Engineering software developer PTC, Needham, Mass., took the wraps off its third version of Pro/E Wildfire, the company's mainstay CAD system. Among the highlights are features that reduce the time to build assemblies, model sheet metal, sketch, and make drawings. Design models also store more manufacturing information. And support for the Windows XP 64-bit operating system will let users build larger models than possible on the 32-bit version.
Improvements include an ability to put assembly mechanisms in motion so users can spot collisions before building physical prototypes. The software can apply assembly rules to a particular design that would, for example, let users assign only1 /2-20 bolts and tap only 1 /2-20 holes. The software would warn users should they overlook the rule.
Sheet-metal functions are more automated. For example, if two bend areas overlap, the software knows enough to clip the crossed areas and add a strain relief for a professional appearance. Sketching is said to be 70 to 80% faster than in the previous version and easier, thanks to better templates. They have more options such as an ability to align dimensions. Area shading on drawings lets them convey more visual information. A checker stores rules for company preferences such as use 12-pt fonts and apply fillets last to a model. After the checker runs, it lists violations for the user to correct.
The Process Guide, a customizable wizard, lets departments input preferred steps for particular operations. For example, a company might set up its own simulation wizard to assist infrequent users. It could instruct users to mesh first with a particular density and then type loads into the presented field. General rules for running a stress analysis are built in and future updates will incorporate guidelines for manufacturing functions.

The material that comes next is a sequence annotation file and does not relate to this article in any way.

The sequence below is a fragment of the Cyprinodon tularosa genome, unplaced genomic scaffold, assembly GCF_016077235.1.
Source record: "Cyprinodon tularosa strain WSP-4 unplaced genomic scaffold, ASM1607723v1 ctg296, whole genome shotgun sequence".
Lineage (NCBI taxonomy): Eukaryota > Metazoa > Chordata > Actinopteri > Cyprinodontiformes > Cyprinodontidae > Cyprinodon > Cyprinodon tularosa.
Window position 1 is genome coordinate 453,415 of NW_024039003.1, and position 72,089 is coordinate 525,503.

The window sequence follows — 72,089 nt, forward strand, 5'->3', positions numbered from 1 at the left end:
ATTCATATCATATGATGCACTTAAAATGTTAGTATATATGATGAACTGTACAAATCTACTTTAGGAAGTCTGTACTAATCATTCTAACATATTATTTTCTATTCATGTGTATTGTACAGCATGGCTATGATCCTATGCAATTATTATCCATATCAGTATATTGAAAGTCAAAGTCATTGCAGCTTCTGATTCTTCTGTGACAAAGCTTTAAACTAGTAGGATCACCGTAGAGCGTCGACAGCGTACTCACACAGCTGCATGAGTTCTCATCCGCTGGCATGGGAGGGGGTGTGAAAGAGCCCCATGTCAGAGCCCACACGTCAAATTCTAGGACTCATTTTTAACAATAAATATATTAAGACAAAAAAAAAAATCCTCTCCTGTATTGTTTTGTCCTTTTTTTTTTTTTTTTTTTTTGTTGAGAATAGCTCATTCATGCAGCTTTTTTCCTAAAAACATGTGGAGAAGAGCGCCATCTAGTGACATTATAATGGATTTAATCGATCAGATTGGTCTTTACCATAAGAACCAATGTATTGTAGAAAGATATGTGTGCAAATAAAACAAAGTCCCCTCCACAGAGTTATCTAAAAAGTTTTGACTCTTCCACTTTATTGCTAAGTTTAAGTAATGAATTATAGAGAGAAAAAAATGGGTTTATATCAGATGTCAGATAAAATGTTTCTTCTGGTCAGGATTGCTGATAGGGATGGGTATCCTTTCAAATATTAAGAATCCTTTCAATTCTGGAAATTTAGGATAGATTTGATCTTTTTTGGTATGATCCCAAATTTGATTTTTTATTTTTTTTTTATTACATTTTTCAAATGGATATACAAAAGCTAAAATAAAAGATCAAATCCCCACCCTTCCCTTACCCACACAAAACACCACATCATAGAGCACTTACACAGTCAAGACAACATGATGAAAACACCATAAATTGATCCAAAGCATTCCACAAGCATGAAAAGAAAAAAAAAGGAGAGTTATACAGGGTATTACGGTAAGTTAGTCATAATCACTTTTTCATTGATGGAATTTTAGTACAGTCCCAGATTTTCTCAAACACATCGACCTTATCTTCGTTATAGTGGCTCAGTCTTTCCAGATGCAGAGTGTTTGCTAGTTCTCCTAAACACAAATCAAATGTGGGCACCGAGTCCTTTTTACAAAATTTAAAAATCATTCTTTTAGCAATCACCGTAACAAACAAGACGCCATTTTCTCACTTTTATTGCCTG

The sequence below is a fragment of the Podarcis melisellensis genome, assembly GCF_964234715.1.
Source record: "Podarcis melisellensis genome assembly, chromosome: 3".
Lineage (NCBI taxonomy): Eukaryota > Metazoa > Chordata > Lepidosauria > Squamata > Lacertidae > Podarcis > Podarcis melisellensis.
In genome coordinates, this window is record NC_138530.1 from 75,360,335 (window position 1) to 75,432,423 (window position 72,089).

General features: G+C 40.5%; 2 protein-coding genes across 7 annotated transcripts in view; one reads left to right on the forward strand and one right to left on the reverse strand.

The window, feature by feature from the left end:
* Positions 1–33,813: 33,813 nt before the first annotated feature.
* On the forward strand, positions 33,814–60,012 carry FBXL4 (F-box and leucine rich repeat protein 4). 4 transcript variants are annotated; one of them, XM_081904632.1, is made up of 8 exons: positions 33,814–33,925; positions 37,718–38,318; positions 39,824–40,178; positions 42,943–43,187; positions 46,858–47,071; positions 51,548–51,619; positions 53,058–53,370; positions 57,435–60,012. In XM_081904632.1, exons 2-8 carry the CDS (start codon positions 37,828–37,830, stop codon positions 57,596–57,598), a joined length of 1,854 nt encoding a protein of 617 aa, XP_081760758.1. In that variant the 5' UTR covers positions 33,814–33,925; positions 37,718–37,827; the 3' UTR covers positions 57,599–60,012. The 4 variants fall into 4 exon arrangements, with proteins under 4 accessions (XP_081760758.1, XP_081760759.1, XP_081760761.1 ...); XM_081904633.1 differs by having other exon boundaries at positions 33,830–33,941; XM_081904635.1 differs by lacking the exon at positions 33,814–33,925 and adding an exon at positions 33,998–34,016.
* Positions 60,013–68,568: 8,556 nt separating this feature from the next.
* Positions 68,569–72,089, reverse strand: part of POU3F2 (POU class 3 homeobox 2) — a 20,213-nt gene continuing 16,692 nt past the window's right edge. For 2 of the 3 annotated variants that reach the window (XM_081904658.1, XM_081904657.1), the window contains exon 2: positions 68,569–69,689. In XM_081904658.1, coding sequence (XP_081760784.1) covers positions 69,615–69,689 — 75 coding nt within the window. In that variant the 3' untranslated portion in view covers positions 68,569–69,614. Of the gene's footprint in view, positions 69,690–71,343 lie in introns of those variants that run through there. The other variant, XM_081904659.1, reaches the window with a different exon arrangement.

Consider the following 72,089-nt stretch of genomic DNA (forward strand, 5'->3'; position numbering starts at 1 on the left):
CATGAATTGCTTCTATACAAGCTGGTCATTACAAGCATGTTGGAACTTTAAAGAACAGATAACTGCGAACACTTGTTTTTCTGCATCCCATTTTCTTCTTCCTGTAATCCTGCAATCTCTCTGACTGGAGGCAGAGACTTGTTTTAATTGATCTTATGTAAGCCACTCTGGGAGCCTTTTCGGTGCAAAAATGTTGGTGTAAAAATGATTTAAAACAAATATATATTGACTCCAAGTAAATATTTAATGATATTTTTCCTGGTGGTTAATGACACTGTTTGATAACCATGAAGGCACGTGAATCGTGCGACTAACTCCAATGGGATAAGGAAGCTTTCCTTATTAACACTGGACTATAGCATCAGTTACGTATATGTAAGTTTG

The design model might store manufacturing information such as how to specify cutting, drilling, and tapping operations. This information follows ISO and ASME standards. A library can hold manufacturing know-how such as how to form a particular sheet-metal feature. Features for manufacturers include aids to set up production tasks.
In a demo of the new capabilities, a PTC application engineer imported a curvy model of a water pitcher in STEP format and reshaped it as if it were made of clay, by pulling on small blocks that appeared on the model. The point: A model created almost anywhere can be reshaped in the software as if it were a native model. He also pulled up the sketcher and placed a logo on the curved pitcher surface. This text can be either embossed or indented into the surface. Users can save other shapes in the sketcher and apply them elsewhere. A hole pattern, for example, could serve as a placeholder for decorations on surfaces of consumer products.
PTC Inc., www.proe.com